our protocol and AODV perform much better that DSR and TORA do, especially
when nodes are moving fast (corresponding to higher node speed and short pause
time). However, when nodes mobility reduces, the performance of DSR and TORA
catches up a little since the pre-established main routes become more stable under
672 C.W. Yu et al.
Fig. 1. Data Delivery Ratio
Fig. 2. Routing Overhead
4.3 Routing Overhead
Routing overhead, in term of number of control packets sent, is presented in Figure 2.
We can see that our proposed protocol has much lower overhead than that of TORA.
This is attributed to the fact that our protocol does not require to construct a backup
route in advance, and thus save a large number of control packets broadcast. In addi-
tion, comparing to AODV, our protocol also performs better in this aspect. This is not
surprising since AODV, instead of repairing the partially broken main route, always
reconstructs a new main route from scratch when one is broken. As a result, every
time a main route is broken, the main route request (MREQ) broadcast packets are
flooded to the network. On the other hand, our protocol would try to repair the main
route by taking advantage of the neighboring nodes that are close to the main route.
The scope of repair query (REPQ) packet broadcast is thus effectively restricted
within two-hops from the original main route. According to the results shown in Fig-
ure 1 and 2, we can see that AODV may have a slightly better chance in successfully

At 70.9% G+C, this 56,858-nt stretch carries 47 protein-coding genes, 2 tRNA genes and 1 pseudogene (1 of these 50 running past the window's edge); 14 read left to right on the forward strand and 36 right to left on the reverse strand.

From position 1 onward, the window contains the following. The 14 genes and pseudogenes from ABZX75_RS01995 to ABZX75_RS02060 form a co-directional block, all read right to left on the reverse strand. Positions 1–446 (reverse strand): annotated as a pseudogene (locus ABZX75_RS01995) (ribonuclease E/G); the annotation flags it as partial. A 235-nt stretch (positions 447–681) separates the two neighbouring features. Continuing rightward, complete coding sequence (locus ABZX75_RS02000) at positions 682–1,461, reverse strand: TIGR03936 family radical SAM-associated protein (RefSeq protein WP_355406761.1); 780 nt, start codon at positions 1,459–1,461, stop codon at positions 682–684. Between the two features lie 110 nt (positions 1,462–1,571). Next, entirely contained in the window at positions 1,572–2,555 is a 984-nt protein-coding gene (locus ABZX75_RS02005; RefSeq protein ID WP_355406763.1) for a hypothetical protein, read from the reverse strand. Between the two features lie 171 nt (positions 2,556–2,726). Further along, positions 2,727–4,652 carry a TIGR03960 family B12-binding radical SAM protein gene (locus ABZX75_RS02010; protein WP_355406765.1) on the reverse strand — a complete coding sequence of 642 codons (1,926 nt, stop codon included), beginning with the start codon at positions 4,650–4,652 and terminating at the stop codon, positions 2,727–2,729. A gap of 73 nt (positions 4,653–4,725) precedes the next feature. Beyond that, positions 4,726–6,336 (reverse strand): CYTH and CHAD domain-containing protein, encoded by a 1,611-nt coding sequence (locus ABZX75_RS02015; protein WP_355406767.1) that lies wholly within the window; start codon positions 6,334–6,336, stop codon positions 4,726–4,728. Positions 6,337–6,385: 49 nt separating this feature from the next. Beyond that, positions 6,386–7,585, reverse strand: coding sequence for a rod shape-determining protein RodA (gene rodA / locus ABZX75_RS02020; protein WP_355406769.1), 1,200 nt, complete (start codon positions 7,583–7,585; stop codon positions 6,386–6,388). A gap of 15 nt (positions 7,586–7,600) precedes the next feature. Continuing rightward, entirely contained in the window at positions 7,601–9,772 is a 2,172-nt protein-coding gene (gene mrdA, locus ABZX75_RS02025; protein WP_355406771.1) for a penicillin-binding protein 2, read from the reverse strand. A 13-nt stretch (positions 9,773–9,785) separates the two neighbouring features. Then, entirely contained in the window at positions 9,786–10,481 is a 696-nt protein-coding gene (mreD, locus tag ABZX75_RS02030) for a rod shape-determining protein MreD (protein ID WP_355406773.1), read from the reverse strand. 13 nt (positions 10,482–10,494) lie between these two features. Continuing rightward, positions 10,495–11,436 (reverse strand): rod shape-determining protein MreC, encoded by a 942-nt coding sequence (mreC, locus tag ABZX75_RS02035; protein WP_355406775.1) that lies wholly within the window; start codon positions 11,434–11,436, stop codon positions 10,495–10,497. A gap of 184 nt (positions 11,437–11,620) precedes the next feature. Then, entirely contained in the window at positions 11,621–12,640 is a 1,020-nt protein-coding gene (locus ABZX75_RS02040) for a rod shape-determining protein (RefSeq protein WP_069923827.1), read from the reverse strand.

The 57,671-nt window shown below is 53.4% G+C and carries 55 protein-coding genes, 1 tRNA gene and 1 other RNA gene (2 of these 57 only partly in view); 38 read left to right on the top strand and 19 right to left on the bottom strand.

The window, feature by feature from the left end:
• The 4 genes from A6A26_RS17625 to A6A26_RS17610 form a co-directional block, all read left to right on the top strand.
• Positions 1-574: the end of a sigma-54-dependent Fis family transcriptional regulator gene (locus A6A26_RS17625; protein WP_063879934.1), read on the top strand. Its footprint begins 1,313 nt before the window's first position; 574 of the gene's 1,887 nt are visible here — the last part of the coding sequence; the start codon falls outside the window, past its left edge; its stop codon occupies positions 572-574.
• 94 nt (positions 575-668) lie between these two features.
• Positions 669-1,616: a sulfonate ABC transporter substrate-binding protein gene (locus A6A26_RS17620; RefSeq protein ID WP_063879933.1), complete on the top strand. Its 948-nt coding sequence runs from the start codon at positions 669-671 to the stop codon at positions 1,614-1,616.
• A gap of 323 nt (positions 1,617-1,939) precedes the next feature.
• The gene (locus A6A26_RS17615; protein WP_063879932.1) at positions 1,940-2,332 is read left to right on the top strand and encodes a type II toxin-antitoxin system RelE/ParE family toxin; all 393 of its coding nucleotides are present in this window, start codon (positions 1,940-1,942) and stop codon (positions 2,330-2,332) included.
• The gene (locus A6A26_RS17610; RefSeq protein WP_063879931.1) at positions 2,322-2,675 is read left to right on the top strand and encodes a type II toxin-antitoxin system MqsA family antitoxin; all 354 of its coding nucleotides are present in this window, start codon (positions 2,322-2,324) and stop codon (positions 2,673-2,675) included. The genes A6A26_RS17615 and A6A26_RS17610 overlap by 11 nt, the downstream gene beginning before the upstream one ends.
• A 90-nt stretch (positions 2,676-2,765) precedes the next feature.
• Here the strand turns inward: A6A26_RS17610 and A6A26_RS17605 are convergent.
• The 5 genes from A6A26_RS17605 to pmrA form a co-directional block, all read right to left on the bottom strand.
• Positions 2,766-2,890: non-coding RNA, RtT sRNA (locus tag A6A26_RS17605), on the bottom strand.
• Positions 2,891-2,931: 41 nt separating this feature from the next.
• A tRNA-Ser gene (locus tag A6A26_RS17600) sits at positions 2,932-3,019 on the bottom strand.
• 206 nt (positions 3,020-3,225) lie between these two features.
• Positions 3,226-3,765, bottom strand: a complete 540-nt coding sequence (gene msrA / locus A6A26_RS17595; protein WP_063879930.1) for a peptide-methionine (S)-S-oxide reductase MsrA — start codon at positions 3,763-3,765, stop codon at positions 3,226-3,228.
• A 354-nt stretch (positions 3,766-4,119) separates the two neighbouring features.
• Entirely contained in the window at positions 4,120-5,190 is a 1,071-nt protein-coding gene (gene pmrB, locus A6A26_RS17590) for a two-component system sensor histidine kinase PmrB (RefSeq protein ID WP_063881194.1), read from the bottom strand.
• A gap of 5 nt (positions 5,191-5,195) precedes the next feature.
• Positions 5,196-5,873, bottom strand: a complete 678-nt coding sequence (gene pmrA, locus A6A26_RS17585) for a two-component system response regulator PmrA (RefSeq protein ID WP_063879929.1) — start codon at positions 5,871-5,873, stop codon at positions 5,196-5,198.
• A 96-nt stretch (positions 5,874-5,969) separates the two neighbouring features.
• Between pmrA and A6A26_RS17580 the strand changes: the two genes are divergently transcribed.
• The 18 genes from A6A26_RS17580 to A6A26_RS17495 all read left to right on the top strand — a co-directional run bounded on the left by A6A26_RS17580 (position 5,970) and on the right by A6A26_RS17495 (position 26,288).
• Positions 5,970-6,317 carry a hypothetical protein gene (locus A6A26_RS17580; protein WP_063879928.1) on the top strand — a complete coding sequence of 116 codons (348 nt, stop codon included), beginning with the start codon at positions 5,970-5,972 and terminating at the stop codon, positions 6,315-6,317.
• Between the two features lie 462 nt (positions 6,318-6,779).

delivering data packets, but it does that with substantially higher cost (approximately
700~1000 additional packets more than ours in each case). Finally, the gap in term of
overhead between our protocol and DSR is only marginally.
4.4 Communication Latency and Variance
The communication latency is measured by the average data packet delivery delay per
route in our simulation. In Figure 3 and Figure 4, the simulated average delay time
and its variance are illustrated. It is expected that our protocol would perform better
than the AODV and TORA do in this aspect. The reason for such speculation is based
on the fact that instead of starting from scratch every time a route is broken, our pro-
A Low Overhead Ad Hoc Routing Protocol with Route Recovery 673
tocol would try to repair the broken main route with some substitute route around the
main link. As a result, our protocol can recover from link failure more quickly in half
of cases (see table 1), which results to the low communication latency. As we can see,
the results correspond exactly to what we expected.
On the other hand, it seems that our protocol does not perform as well as DSR
does. However, the fact that the communication latency is calculated only according
to data packets that are successfully received by the destination nodes and DSR has a
very low delivery ratio make the difference insignificant.
Fig. 3. Communication Latency
Fig. 4. Variance of communication latency